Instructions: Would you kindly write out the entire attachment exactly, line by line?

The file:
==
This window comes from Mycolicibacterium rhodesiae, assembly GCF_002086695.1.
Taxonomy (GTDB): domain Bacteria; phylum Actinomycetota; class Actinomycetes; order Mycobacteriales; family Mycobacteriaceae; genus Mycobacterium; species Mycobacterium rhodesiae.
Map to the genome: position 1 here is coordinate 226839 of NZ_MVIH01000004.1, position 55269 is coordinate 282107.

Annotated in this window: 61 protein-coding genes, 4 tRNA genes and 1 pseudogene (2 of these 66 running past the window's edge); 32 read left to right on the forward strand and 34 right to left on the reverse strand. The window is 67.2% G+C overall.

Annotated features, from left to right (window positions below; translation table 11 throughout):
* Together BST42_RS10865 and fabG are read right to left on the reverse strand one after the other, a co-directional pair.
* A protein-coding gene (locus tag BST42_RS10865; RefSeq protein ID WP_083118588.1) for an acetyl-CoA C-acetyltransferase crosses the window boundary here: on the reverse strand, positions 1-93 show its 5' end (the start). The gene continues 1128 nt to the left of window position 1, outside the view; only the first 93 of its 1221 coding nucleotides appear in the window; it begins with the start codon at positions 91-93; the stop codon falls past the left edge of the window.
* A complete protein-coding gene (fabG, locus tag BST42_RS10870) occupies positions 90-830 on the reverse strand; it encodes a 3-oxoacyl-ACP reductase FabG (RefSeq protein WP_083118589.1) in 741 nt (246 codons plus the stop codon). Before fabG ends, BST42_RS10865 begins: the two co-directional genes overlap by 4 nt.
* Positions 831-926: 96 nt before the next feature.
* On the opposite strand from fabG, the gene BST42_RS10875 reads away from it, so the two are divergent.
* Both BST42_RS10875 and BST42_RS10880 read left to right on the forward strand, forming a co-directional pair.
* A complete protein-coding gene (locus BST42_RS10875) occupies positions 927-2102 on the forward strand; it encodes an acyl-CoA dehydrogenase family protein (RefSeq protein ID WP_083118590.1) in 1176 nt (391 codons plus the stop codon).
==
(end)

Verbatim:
This window comes from Mycolicibacterium rhodesiae, assembly GCF_002086695.1.
Taxonomy (GTDB): domain Bacteria; phylum Actinomycetota; class Actinomycetes; order Mycobacteriales; family Mycobacteriaceae; genus Mycobacterium; species Mycobacterium rhodesiae.
Map to the genome: position 1 here is coordinate 226839 of NZ_MVIH01000004.1, position 55269 is coordinate 282107.

Annotated in this window: 61 protein-coding genes, 4 tRNA genes and 1 pseudogene (2 of these 66 running past the window's edge); 32 read left to right on the forward strand and 34 right to left on the reverse strand. The window is 67.2% G+C overall.

Annotated features, from left to right (window positions below; translation table 11 throughout):
* Together BST42_RS10865 and fabG are read right to left on the reverse strand one after the other, a co-directional pair.
* A protein-coding gene (locus tag BST42_RS10865; RefSeq protein ID WP_083118588.1) for an acetyl-CoA C-acetyltransferase crosses the window boundary here: on the reverse strand, positions 1-93 show its 5' end (the start). The gene continues 1128 nt to the left of window position 1, outside the view; only the first 93 of its 1221 coding nucleotides appear in the window; it begins with the start codon at positions 91-93; the stop codon falls past the left edge of the window.
* A complete protein-coding gene (fabG, locus tag BST42_RS10870) occupies positions 90-830 on the reverse strand; it encodes a 3-oxoacyl-ACP reductase FabG (RefSeq protein WP_083118589.1) in 741 nt (246 codons plus the stop codon). Before fabG ends, BST42_RS10865 begins: the two co-directional genes overlap by 4 nt.
* Positions 831-926: 96 nt before the next feature.
* On the opposite strand from fabG, the gene BST42_RS10875 reads away from it, so the two are divergent.
* Both BST42_RS10875 and BST42_RS10880 read left to right on the forward strand, forming a co-directional pair.
* A complete protein-coding gene (locus BST42_RS10875) occupies positions 927-2102 on the forward strand; it encodes an acyl-CoA dehydrogenase family protein (RefSeq protein ID WP_083118590.1) in 1176 nt (391 codons plus the stop codon).